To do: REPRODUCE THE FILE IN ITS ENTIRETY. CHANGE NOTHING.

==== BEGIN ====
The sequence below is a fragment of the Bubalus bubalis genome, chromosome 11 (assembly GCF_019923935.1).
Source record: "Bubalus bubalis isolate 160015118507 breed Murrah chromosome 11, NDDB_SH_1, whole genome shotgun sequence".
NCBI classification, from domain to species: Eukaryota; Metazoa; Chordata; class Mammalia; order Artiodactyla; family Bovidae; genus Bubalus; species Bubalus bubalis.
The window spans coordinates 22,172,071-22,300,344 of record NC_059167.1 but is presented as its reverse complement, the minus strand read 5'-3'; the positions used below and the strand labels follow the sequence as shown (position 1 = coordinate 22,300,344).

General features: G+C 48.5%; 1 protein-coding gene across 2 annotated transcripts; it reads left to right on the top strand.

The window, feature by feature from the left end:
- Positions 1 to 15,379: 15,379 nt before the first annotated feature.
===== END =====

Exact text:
The sequence below is a fragment of the Bubalus bubalis genome, chromosome 11 (assembly GCF_019923935.1).
Source record: "Bubalus bubalis isolate 160015118507 breed Murrah chromosome 11, NDDB_SH_1, whole genome shotgun sequence".
NCBI classification, from domain to species: Eukaryota; Metazoa; Chordata; class Mammalia; order Artiodactyla; family Bovidae; genus Bubalus; species Bubalus bubalis.
The window spans coordinates 22,172,071-22,300,344 of record NC_059167.1 but is presented as its reverse complement, the minus strand read 5'-3'; the positions used below and the strand labels follow the sequence as shown (position 1 = coordinate 22,300,344).

General features: G+C 48.5%; 1 protein-coding gene across 2 annotated transcripts; it reads left to right on the top strand.

The window, feature by feature from the left end:
- Positions 1 to 15,379: 15,379 nt before the first annotated feature.